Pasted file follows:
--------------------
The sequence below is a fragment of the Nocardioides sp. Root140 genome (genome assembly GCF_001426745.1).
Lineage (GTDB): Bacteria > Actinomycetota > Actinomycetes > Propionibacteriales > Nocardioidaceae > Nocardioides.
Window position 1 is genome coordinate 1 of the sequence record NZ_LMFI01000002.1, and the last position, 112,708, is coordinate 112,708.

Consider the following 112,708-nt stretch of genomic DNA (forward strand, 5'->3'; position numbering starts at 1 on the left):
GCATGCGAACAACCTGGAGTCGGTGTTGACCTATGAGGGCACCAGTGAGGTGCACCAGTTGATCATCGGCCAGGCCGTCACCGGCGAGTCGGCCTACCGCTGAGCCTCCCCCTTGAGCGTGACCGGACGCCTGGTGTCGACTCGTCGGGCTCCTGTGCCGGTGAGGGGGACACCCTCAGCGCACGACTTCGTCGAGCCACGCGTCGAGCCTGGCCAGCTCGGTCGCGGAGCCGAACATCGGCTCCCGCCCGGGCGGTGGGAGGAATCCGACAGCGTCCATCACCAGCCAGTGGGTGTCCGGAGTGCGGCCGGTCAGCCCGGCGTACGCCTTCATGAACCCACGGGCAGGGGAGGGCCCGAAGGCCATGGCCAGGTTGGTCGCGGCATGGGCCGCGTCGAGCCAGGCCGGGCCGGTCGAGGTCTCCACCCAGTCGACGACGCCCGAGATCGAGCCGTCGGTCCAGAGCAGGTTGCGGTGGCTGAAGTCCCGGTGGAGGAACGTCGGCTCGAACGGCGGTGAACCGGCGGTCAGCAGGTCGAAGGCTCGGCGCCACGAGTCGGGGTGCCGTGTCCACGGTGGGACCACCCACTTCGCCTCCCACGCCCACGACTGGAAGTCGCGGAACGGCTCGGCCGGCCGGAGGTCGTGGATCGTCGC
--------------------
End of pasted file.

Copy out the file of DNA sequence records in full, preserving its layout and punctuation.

The sequence below is a fragment of the Nocardioides sp. Root140 genome (genome assembly GCF_001426745.1).
Lineage (GTDB): Bacteria > Actinomycetota > Actinomycetes > Propionibacteriales > Nocardioidaceae > Nocardioides.
Window position 1 is genome coordinate 1 of the sequence record NZ_LMFI01000002.1, and the last position, 112,708, is coordinate 112,708.

Consider the following 112,708-nt stretch of genomic DNA (forward strand, 5'->3'; position numbering starts at 1 on the left):
GCATGCGAACAACCTGGAGTCGGTGTTGACCTATGAGGGCACCAGTGAGGTGCACCAGTTGATCATCGGCCAGGCCGTCACCGGCGAGTCGGCCTACCGCTGAGCCTCCCCCTTGAGCGTGACCGGACGCCTGGTGTCGACTCGTCGGGCTCCTGTGCCGGTGAGGGGGACACCCTCAGCGCACGACTTCGTCGAGCCACGCGTCGAGCCTGGCCAGCTCGGTCGCGGAGCCGAACATCGGCTCCCGCCCGGGCGGTGGGAGGAATCCGACAGCGTCCATCACCAGCCAGTGGGTGTCCGGAGTGCGGCCGGTCAGCCCGGCGTACGCCTTCATGAACCCACGGGCAGGGGAGGGCCCGAAGGCCATGGCCAGGTTGGTCGCGGCATGGGCCGCGTCGAGCCAGGCCGGGCCGGTCGAGGTCTCCACCCAGTCGACGACGCCCGAGATCGAGCCGTCGGTCCAGAGCAGGTTGCGGTGGCTGAAGTCCCGGTGGAGGAACGTCGGCTCGAACGGCGGTGAACCGGCGGTCAGCAGGTCGAAGGCTCGGCGCCACGAGTCGGGGTGCCGTGTCCACGGTGGGACCACCCACTTCGCCTCCCACGCCCACGACTGGAAGTCGCGGAACGGCTCGGCCGGCCGGAGGTCGTGGATCGTCGC